One last detail. Sometimes you will see brown streaks on the packaging. These are the volatile oils on and in the vanilla beans. You do want to make sure that the beans aren’t sweating in the packaging because the room where they’re stored is too warm or too humid. Conversely, you don’t want too dry an environment or the beans will dry out. Even if beans become dry over time, they will rehydrate if they are put in a warm liquid. For instance, you can still use dry beans by heating them in cream or milk if you are making ice cream, custards, puddings, etc. They can also be used for making extracts. Very dry beans can be ground in a clean coffee or spice grinder. Remove the tips at each end of the vanilla bean before grinding for best success.

Vanilla Extract
Vanilla extract contains 35% alcohol by law, which translates to 70 proof. What this means is that extracts typically age and become more mellow and pure-vanilla-extract-h2flavorful over the next year or two, assuming you haven’t used it up already. Extracts do best in temperatures from 55 degrees F ( 12.8 C) and 80 degrees F (26.6 C) and away from light. Store in a cool, dark cupboard away from the stove or oven.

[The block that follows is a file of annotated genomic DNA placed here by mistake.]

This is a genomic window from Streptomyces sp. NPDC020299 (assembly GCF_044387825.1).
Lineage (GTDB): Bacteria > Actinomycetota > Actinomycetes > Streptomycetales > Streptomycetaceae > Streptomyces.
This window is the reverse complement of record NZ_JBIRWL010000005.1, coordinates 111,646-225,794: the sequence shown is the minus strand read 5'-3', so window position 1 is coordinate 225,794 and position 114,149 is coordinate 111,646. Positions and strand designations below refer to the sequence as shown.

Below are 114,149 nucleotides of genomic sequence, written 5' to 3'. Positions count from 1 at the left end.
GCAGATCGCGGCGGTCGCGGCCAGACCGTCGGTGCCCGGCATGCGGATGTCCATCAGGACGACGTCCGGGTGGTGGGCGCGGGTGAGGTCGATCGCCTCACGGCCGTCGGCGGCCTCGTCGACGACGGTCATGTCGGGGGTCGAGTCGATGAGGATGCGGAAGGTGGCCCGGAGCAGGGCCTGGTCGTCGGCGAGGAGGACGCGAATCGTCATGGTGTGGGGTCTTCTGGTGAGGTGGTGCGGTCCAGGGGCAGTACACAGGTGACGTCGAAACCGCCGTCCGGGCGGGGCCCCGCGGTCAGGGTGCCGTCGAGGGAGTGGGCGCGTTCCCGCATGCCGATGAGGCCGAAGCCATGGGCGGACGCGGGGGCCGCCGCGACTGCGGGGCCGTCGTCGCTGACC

Why do we use plastic bottles for extracts in pints and quarts? While glass bottles (especially dark-colored glass bottles) are the optimal container to store extracts, from a seller’s point of view, this works well only in small sizes. Restaurant and bakery kitchens typically purchase vanilla extract in pints-to-gallons. If a glass bottle shatters in a kitchen, everything shuts down while the glass is cleaned up. Anyone who has had a bottle or drinking glass shatter knows how small the shards can be and how far those shards can travel. Commercial kitchens want everything possible in plastic to avoid this dangerous issue. As a result, we bottle pints, quarts and gallons in plastic.

The second reason we use plastic is that glass is heavier and more fragile than plastic. As a customer, this means your package is more likely to arrive intact and for less money than if we used glass. Feel free to decant the extract into a glass container if you wish. The plastic is food grade, but it will keep as well in glass as in plastic.

Ground Vanilla Bean Powder
Store ground vanilla bean powder in the same way you would store vanilla beans. The ground powder typically keeps its flavor for at least a year if stored properly.

Vanilla Pastevanilla-paste
Vanilla paste is a combination of a triple strength extract and ground vanilla bean powder. Although it contains natural sugars, it does not have added sugar. As a result, it should be stored in the refrigerator once it has been opened. As long as the paste is kept in the original container, it will typically last at least a year in the refrigerator.

Natural Vanilla Flavor
Our natural vanilla flavor is a blend of pure vanilla extract and natural vanillin derived from plants other than vanilla. It should be stored in a cool, dark cupboard in the same way as pure vanilla extract.


Patricia Rain
Follow me